Türkiye remains open to bilateral and regional energy cooperation with Greece, said the outgoing Turkish envoy, local media reported.
Stressing that the ongoing global energy crisis can encourage the devising of practical solutions to problems that previously seemed inextricable, Burak Ozugergin said “cooperation is not a scary word, despite what some people in Greece claim” in an interview he gave to the Greek daily Ta Nea.
On whether it is possible for Greece and Türkiye to return to the dialogue table, he added: “Not only is it possible, but it is necessary, and I dare say even inevitable.”
Ankara and Athens should first sit down and solve what they can solve and then they can apply a sort dispute settlement mechanism or authority such as an international court, Ozugergin said, noting that such a solution would involve law, good neighborliness and common sense.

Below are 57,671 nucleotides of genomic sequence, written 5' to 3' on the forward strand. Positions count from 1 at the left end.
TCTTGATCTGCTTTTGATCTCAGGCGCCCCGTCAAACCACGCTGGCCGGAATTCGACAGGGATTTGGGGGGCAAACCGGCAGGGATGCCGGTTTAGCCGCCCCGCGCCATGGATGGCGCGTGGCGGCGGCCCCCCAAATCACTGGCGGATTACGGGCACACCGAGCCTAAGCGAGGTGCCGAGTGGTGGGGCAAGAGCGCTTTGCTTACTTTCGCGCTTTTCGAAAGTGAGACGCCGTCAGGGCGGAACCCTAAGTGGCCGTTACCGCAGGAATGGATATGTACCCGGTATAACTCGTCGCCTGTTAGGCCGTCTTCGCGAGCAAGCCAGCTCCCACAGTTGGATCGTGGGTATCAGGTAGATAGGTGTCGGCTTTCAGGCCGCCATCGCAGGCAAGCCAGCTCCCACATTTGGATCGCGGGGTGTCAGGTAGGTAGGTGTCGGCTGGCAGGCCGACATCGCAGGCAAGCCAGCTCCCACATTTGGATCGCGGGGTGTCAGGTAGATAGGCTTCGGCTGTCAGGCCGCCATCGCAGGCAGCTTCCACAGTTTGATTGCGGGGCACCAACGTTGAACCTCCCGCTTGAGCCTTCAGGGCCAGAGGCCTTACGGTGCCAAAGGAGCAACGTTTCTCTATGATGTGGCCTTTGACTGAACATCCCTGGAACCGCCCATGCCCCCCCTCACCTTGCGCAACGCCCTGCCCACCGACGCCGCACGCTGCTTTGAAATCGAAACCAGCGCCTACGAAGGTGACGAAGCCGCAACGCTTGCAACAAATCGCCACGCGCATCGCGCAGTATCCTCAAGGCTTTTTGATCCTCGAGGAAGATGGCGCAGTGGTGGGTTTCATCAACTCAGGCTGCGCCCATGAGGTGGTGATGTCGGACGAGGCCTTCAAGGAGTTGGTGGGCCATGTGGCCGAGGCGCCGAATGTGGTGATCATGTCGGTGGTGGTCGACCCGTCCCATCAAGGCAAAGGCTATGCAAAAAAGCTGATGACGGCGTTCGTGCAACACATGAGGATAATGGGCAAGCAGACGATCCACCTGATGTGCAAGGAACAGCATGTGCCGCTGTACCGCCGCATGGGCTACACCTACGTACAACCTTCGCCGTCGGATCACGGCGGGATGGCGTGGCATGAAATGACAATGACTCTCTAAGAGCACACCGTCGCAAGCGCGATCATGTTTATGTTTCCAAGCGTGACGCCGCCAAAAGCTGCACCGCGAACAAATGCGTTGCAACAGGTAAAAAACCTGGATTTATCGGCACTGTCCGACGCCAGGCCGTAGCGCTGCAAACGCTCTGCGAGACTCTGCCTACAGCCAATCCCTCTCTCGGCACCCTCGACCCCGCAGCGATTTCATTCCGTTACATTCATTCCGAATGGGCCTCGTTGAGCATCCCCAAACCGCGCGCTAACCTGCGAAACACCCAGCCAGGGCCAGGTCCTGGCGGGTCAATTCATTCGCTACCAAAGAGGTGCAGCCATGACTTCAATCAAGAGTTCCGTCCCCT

He emphasized that Ankara’s position has been very clear about the extension of territorial waters in the Aegean Sea.
“In semi-enclosed seas, the width of the territorial waters cannot be determined unilaterally. That makes total sense, since the exercise of a right cannot infringe on the rights of others. That is what the law says too. Türkiye and Greece, as two littoral states, have legitimate rights and interests in the Aegean Sea. So any acquisition of new maritime areas should be based on mutual consent and should be fair and equitable. Extending the limits of Greek territorial waters to 12 nautical miles will clearly hinder Türkiye’s vital rights and interests,” he said.
Türkiye, a NATO member for more than 70 years, has complained of repeated provocative actions and rhetoric by Greece in the region in recent months, including arming islands near Turkish shores that are demilitarized under treaty obligations. Ankara said the moves frustrate its good-faith efforts for peace.
By Derya Gulnaz Ozcan in Athens